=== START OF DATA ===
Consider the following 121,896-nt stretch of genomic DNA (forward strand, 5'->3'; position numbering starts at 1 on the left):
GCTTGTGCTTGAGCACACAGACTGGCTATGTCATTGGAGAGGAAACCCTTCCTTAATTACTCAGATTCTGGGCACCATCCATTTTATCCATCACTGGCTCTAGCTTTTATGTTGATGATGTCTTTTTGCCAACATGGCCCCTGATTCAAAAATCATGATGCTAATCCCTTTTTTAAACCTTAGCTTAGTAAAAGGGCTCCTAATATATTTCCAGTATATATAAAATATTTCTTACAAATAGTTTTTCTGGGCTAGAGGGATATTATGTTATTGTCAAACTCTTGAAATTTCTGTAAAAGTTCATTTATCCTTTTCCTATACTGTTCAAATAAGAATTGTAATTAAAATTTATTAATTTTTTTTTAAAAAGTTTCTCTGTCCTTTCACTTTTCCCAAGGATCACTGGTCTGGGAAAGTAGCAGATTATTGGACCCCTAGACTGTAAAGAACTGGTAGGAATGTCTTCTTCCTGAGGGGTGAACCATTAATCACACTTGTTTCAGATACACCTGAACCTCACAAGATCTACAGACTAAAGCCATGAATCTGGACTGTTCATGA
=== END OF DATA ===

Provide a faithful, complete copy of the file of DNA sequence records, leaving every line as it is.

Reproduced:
Consider the following 121,896-nt stretch of genomic DNA (forward strand, 5'->3'; position numbering starts at 1 on the left):
GCTTGTGCTTGAGCACACAGACTGGCTATGTCATTGGAGAGGAAACCCTTCCTTAATTACTCAGATTCTGGGCACCATCCATTTTATCCATCACTGGCTCTAGCTTTTATGTTGATGATGTCTTTTTGCCAACATGGCCCCTGATTCAAAAATCATGATGCTAATCCCTTTTTTAAACCTTAGCTTAGTAAAAGGGCTCCTAATATATTTCCAGTATATATAAAATATTTCTTACAAATAGTTTTTCTGGGCTAGAGGGATATTATGTTATTGTCAAACTCTTGAAATTTCTGTAAAAGTTCATTTATCCTTTTCCTATACTGTTCAAATAAGAATTGTAATTAAAATTTATTAATTTTTTTTTAAAAAGTTTCTCTGTCCTTTCACTTTTCCCAAGGATCACTGGTCTGGGAAAGTAGCAGATTATTGGACCCCTAGACTGTAAAGAACTGGTAGGAATGTCTTCTTCCTGAGGGGTGAACCATTAATCACACTTGTTTCAGATACACCTGAACCTCACAAGATCTACAGACTAAAGCCATGAATCTGGACTGTTCATGA